Wednesday, October 15, 2014

{He Says/She Says} When Love Grows Up

Since moving in with A. and spending so much more time with one another, there have been all these new facets that I'm discovering. In the beginning I was worried that we'd become boring roommates and lose the sexiness, but over the last weeks I'm realizing that this feels…different. At some point in all this, the relationship matured. When I look at A., yeah, I see his flaws as I'm sure he notices mine, but it doesn't matter so much because the overarching thought that goes beyond all our disagreements and misunderstandings is this: we're a team and we make it work. I was never really told that this is what long-term love evolves into, but I can see how you could ride this for 45 years like A.'s parents have done.

{He says} Most people go looking for that crazy, whirlwind, overwhelming love that takes you over and carries you to do silly things you'd never imagine. That's not how it happened with me and you. Our relationship was very deliberately fostered. We may have had our moments of temporary insanity, but they were less about getting carried away with each other and more about doing brash things for fun. We were rarely mistaken about who the other was and we refused to look past the flaws we saw in the other. Instead, we acknowledged our imperfections and sought to improve as individuals. It was a long and grueling process, but what we have as a result, I feel, is so much stronger than what people normally aim for.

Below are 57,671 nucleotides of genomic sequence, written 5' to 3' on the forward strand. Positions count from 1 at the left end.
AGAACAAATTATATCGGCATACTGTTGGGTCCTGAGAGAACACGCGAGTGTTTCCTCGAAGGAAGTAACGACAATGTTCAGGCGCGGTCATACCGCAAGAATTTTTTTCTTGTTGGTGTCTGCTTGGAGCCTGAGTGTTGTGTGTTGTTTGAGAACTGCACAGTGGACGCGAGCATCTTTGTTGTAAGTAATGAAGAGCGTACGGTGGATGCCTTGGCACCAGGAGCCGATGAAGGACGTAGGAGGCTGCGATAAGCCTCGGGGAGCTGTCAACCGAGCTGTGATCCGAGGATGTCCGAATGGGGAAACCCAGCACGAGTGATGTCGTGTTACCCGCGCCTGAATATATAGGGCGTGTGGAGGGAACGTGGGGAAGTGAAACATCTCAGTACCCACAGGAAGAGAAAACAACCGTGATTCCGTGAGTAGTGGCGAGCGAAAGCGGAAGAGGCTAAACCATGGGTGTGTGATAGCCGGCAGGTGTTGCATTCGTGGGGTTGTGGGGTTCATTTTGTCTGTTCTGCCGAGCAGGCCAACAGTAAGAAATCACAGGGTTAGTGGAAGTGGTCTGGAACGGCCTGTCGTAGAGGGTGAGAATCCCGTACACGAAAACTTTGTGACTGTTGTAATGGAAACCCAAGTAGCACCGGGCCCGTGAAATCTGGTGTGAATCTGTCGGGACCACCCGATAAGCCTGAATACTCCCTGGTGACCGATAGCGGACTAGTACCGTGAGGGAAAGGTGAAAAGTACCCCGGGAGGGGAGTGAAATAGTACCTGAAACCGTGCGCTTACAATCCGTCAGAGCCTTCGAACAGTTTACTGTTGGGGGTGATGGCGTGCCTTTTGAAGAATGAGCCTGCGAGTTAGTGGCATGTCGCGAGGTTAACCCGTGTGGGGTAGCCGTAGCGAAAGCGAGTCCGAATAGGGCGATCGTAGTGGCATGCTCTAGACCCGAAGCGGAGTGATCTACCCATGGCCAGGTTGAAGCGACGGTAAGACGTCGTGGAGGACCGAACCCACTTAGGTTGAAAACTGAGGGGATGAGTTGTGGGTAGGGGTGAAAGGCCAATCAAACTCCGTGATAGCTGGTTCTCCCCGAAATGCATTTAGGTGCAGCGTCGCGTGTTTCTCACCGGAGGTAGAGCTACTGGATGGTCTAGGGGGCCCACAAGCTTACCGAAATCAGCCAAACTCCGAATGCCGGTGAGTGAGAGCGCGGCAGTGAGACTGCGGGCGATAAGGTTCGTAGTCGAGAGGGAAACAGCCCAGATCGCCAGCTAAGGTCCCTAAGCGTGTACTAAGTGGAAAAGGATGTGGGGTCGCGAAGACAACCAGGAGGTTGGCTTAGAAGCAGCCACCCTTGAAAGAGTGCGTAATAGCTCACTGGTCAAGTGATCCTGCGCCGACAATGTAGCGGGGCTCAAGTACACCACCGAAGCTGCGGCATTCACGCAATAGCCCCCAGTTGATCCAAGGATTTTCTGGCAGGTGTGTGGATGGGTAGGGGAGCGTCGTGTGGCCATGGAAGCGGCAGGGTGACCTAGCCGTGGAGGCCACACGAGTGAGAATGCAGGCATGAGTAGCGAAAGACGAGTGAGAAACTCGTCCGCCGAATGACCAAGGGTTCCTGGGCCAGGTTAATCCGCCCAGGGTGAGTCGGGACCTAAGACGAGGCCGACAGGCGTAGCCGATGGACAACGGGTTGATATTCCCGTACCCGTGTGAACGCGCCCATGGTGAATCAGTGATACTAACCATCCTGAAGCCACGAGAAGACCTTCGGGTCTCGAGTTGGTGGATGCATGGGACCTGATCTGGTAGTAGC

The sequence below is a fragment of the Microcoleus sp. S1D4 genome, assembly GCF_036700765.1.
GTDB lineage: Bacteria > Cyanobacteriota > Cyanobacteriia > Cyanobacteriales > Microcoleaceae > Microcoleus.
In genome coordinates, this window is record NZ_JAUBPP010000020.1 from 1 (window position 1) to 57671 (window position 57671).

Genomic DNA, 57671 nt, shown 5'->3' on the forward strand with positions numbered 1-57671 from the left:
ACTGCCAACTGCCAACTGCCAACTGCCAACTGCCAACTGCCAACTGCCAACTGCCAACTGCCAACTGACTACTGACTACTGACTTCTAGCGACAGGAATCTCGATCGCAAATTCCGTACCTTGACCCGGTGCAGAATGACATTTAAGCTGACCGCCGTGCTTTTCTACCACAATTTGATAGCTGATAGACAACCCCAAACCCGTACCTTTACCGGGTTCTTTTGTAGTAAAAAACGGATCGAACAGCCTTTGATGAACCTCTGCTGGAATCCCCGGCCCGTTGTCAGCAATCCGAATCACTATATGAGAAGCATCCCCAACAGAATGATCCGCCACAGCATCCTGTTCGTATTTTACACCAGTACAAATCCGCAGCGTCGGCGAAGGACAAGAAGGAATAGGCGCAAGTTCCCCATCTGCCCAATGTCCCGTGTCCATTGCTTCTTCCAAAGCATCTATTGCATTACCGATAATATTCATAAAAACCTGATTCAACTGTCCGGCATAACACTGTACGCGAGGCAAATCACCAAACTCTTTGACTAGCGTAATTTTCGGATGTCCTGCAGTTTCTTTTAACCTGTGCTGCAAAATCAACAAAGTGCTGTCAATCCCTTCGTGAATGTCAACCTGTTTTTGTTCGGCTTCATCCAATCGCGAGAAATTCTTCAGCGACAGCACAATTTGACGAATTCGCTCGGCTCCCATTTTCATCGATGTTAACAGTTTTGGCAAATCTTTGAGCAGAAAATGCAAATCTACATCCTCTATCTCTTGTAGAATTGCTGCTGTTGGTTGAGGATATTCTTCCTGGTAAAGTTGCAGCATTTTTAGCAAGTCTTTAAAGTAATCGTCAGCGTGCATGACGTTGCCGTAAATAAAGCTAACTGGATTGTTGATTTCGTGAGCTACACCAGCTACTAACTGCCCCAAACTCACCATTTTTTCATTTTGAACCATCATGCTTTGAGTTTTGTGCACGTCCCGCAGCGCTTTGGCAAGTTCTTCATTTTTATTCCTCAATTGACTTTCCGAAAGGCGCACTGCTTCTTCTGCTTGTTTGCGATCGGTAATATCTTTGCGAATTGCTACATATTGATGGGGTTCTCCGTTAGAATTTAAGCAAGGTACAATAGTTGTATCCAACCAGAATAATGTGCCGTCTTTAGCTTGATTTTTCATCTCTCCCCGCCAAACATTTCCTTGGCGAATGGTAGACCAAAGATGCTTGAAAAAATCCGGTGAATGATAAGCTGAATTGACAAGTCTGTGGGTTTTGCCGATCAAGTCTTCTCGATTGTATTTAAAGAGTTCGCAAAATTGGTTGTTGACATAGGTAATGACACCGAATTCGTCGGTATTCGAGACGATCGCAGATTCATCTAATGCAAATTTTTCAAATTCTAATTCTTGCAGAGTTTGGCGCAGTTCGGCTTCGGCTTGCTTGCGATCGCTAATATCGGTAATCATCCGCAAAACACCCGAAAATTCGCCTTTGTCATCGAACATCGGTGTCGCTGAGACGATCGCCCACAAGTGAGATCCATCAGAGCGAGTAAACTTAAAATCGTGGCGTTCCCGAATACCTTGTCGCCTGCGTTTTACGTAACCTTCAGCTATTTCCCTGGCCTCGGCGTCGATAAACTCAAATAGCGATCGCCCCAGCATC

I imagine someone visualizing what they'd like out of a partner and then rifling through a stable of candidates until they find someone who is close enough. If I had used this method, I would have never stopped at you. And you know that. But what we have, as a result, is stronger than what any momentary fling might seek to replace. You and I are both deep and complicated people, so it's taken years for us to get to know each other. We certainly know and appreciate each other more than we can see in other relationships.

For all the times I refused to let you run away. For all the times we changed to make the other person happy instead of clinging to our stubborn ideals. We're solid.

As long as we keep working.

{She says} I remember you once told me that you could have ended up just as happy if you had met someone else that night. I thought that was such a unromantic thing to say then, but years later I sometimes look at you and think the same thing. I could very well spend my life searching for more, for better, for different. I could hold out for other options, expecting finer picks from another draw. But I don't want to.